This assumption however, rather enigmatically, does not hold true. As Eric Belanger lamentably notes,
"Political parties in advanced industrial democracies are becoming less and less distinguishable to the point of being identical, having similar ideologies and political platforms. This argument is especially prevalent in descriptions of the Canadian political scene." The latter finding is furthermore reflected in the low voter turnout rates and loss of interest in politics amongst the population; as political parties continue to become more similar and detached from the needs of their citizens, voters become more turned-off by their participatory democratic system.
Despite the open discourse promoting individualism and free-thought, it appears that political parties in Canada have adopted a one faced approach to policy. Bewilderingly "advanced industrialization", the supposed enlightenment of civilization, along with economic prosperity puts morals and values, arguably what distinguishes humans from other animals, on the backbench. There's been much discussion on general political thought, because in order to delve into our upcoming subject it is imperative to discuss what political parties are, what they should be, and how they affect citizens' lives. This paper will analyze policy implementations that were enacted by the Liberal Party of Canada and the Conservative Party of Canada in order to get a clearer image about the political scene in Canada and better insight on the two major political parties in the country. Furthermore, it will attempt to explain why convergence exists in party systems. Behind the polished rhetoric utilized by politicians, and the distinct colour differentiations of "red" and "blue" employed by the parties as tags, is their behaviour all that different As the old adage goes, "Actions speak louder than words". It is these actions that will truly adjudicate, as Nadeau states, whether Canadian political parties really are lamentably indistinguishable.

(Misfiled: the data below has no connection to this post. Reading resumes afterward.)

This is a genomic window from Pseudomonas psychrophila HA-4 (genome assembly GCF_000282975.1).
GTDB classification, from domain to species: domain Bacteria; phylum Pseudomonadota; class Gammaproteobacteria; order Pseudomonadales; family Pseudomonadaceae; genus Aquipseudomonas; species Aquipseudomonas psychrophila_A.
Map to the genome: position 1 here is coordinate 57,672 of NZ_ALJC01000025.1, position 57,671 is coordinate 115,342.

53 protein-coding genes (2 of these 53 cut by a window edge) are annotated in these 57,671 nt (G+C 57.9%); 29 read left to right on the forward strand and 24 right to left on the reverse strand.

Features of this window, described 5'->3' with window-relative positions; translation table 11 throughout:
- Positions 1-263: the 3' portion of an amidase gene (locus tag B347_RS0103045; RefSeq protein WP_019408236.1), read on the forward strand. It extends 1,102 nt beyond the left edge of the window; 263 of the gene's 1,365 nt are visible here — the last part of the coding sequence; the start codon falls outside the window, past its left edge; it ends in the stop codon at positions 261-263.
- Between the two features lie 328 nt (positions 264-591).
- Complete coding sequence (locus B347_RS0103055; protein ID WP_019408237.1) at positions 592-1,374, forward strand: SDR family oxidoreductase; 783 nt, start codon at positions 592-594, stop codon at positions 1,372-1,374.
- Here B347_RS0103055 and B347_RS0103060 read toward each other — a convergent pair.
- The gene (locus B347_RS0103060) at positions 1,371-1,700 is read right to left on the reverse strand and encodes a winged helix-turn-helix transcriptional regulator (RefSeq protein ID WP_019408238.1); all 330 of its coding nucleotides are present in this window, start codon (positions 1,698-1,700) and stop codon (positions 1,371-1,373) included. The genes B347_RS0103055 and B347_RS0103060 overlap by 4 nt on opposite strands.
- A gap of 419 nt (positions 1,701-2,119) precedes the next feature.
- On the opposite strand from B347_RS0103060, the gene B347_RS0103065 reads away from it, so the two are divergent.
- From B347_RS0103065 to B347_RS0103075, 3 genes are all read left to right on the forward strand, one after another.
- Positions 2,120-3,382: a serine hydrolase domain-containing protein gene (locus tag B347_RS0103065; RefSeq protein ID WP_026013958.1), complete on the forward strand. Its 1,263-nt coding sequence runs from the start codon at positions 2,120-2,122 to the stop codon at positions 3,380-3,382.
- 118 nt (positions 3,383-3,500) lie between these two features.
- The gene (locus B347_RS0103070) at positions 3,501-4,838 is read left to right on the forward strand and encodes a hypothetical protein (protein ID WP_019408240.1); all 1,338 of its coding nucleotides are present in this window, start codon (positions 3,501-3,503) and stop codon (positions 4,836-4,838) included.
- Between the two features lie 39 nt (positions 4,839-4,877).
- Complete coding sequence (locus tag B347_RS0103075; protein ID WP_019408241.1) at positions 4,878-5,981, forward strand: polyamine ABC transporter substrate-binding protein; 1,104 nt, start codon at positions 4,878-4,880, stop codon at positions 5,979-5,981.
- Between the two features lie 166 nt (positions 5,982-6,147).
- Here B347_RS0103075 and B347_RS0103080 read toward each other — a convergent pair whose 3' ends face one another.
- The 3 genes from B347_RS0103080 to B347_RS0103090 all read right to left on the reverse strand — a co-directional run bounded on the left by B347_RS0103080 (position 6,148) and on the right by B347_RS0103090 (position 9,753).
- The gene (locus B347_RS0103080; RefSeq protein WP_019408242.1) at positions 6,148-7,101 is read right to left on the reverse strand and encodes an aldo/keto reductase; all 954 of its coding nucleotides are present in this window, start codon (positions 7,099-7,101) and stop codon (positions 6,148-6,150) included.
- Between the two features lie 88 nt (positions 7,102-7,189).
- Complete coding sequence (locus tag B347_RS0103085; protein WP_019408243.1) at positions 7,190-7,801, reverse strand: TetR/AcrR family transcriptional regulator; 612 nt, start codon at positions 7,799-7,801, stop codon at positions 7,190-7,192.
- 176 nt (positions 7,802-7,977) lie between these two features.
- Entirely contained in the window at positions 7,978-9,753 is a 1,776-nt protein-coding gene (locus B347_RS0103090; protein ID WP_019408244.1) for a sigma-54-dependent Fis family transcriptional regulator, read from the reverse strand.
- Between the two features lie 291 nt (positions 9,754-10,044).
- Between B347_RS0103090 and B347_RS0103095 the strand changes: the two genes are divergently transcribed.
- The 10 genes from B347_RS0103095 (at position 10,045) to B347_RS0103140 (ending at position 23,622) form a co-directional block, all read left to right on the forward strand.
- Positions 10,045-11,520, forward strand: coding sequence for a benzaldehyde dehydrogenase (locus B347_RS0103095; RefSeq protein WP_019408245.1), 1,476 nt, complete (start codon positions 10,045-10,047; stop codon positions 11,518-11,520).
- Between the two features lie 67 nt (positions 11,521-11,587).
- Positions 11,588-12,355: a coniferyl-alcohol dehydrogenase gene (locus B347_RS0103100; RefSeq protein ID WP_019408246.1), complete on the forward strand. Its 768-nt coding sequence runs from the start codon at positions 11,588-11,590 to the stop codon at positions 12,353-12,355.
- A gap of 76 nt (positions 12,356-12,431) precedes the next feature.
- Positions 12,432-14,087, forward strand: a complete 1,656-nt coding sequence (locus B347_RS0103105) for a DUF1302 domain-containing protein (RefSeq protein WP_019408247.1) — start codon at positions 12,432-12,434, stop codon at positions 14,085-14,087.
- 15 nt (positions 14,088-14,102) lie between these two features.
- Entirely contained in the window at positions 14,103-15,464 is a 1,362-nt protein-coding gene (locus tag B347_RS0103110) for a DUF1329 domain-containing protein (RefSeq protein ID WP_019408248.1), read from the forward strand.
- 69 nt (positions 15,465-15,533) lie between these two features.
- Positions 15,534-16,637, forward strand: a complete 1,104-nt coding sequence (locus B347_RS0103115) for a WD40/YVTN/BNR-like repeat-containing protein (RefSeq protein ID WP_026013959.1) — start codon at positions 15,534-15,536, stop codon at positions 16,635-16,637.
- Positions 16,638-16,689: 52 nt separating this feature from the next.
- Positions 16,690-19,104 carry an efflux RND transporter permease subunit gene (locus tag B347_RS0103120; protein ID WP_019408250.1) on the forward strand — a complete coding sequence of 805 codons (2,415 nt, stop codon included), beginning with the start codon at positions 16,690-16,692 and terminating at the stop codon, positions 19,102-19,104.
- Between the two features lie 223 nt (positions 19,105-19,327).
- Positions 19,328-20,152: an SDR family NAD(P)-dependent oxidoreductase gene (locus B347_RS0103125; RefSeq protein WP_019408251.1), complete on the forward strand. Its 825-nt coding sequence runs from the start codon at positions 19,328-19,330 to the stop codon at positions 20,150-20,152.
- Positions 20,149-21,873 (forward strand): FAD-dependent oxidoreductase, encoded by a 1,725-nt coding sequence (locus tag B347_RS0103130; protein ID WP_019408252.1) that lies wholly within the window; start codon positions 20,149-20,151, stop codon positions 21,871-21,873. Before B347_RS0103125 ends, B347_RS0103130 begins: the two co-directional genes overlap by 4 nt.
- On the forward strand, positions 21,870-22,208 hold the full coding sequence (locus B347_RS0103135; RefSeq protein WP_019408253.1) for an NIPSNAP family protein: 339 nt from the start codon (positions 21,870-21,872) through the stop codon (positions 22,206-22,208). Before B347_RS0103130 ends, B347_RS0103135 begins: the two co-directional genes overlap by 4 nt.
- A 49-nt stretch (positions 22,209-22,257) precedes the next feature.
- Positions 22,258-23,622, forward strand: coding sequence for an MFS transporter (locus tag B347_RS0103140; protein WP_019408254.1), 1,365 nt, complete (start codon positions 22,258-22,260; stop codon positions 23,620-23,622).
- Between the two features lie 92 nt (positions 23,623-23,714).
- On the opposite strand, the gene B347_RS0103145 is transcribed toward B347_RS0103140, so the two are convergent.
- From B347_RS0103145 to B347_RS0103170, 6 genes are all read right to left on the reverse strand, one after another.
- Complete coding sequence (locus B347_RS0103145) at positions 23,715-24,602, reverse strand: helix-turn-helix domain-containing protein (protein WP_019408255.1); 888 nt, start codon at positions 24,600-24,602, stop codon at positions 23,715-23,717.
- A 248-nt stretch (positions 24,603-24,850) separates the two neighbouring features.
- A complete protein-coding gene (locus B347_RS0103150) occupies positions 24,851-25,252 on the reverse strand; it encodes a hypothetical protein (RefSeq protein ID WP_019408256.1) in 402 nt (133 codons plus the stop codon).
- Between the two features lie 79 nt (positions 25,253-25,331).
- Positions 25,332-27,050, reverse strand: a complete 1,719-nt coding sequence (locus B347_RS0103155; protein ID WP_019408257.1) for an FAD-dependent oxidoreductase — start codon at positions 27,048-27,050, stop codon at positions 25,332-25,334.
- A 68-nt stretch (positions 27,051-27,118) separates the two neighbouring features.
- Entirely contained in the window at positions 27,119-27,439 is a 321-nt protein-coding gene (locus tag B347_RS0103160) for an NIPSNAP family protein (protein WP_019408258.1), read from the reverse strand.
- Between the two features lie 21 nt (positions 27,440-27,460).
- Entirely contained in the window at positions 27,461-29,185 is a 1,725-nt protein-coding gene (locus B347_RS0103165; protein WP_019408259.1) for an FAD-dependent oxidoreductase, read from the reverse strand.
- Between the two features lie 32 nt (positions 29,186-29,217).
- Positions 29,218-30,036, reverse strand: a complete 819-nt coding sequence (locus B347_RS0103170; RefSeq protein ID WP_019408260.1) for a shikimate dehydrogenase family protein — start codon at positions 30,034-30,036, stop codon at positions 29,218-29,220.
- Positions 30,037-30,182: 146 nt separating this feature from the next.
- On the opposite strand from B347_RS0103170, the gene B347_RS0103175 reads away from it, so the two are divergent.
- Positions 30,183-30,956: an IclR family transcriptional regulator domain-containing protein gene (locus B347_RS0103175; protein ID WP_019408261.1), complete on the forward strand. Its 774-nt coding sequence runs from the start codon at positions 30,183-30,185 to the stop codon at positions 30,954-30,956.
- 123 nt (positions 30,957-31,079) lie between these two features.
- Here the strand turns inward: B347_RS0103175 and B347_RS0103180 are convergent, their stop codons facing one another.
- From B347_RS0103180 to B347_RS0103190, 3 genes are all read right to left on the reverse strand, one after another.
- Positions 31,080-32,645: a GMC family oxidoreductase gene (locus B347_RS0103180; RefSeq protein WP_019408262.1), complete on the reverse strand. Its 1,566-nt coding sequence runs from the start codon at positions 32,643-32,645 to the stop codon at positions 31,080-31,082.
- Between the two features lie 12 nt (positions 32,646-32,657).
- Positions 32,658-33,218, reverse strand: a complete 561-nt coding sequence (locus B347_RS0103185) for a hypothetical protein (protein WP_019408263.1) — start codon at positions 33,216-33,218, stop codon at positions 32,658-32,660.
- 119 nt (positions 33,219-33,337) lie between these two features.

Development: Understanding Convergence
When voting for a political party in Canada it is observed that there is a "weakness of class and ideological cleavages in a regionally divided society (Canada), held together by a system of elite brokerage through political institutions minimally affected by public inputs" Furthermore, it is ascertained that voting in Canada is more affected by short term interest in issues manipulated by parties rather than by enduring ideological orientations". In light of these findings, it is not surprising that political parties, especially the more successful ones such as the Liberals and Conservatives, are similar. If ideology isn't very relevant, then a major differentiation between parties will be specific issues.
Usually, the issues in question will not be black and white however, and will be concentrated most likely at a certain centre of political thought. If one party favours death and the other life, it is quite obvious which party would be victorious. The issues of debate are on issues much closer to the center of the ideological